So for the cost of dropping the full capacity from 8+1 to 7+1, it is possible to get a well behaved but more powerful weapon with the familiar form factor. The only down side I found has been the price: the pistol lists for a bit over $4,100, magazines are $50 each, and the ammunition runs $30 to $50 per 20-round box. I plan on talking to a couple of manufacturers to see if cheaper target ammunition may be developed for practice. AmSJ

A close-up of the wheelhouse of the 50 GI.

A close-up of the wheelhouse of the 50 GI.

Posted in Product Reviews Tagged with: , , , , , ,

February 22nd, 2018 by AmSJ Staff

The Colt Model 1911 has a really long lifespan.
I can remember when I first qualified on the 1911 while in the military. This may sound cheesy, but it was a huge accomplishment for myself with no pistol shooting experience at the time.
What I also love was seeing those old WWII training footage back in the day. Take a look.

WW2 1911 .45 CAL Pistol Training

This educational video demonstrates older (1944) techniques on how to properly use a 1911.

Posted by History TV on Thursday, January 25, 2018

If you notice this footage is very similar to the FBI pistol training and utilizing Col. Rex Applegate combat shooting methods for close quarter combat.
Maybe I’m just old school but I like the tradition that these bad boys 1911 have gone through.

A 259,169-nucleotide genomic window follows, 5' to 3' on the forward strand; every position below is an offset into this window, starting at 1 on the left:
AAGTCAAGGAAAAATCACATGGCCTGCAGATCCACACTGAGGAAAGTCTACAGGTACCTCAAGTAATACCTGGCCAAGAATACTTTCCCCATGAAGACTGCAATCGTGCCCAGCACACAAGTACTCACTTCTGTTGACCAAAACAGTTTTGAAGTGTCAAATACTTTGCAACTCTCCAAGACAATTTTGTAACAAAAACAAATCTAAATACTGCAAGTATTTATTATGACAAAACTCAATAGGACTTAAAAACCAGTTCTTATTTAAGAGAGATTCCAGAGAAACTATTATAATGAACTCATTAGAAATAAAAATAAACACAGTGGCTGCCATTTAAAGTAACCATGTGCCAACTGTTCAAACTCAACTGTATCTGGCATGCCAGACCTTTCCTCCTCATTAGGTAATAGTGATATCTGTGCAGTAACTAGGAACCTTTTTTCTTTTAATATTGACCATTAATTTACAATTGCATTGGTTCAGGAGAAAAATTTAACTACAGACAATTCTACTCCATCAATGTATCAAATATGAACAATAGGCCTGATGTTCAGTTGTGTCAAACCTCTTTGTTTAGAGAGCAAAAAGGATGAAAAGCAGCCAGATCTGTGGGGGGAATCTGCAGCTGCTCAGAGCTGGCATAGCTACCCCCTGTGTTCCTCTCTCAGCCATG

Hats off to History TV Facebook for posting these time capsule footage of such an iconic weapon.

Posted in History Tagged with: , ,

January 30th, 2018 by AmSJ Staff

1911 pistols are some of the best handguns for competitive shooting and personal defense. Some gun folks don’t like to disassemble it, which is a small hiccup. A feature that we don’t hear much about is its incredible reliability due to other manufactures in the market blowing their horn louder.
Do you think your pistol can fire in -65°F?
Youtuber Brass Fetcher froze his Sig 45 1911 pistol for two hours prior to shooting it for the video. Here’s what it looks like in slow-motion.

As you watch the 1911 chamber a second bullet after the discharge, did you notice the frost coming off the hammer?
Very impressive!, tis the reason why 1911 are considered very reliable handgun to have.

Posted in Just Plinking Tagged with:

July 31st, 2017 by AmSJ Staff

Aeroknox has released a new 1911 slide which they call AX // 01. The slide is not available to the public yet, its on Aeroknox website with a “coming soon” status and you can pre-order.

Even though the 1911 pistol is over a century old and design hasn’t changed much. The slide however, is off the hook and very modern and futuristic looking.

With the new slide design it looks like a blaster from a science fiction movie.

The new Aeroknox slide is machined from a 4340 steel. It is compatible with government size 1911s (5″ barreled and chambered in .45 ACP). The slide also features dovetail cuts for Novak sights. It has rather large rear serrations and similar front ones.

There are also smaller and finer serrations on the sides of the slide. According to Aeroknox, the cutouts on the slide are there to help cool the barrel. Personally, I am not a huge fan of dirt and debris windows to the moving parts, but that’s a matter of personal preference.

The gun in the picture is also equipped with Aeroknox Stealth Grip Mod2 aluminum grips. I think the slide and these grips make a really nice looking combination.

Here’s what they’re saying about this:

Sources: Daily News, AeroKnox, Hrachya H, Firearm Blog

Posted in Industry News Tagged with:

March 23rd, 2017 by jhines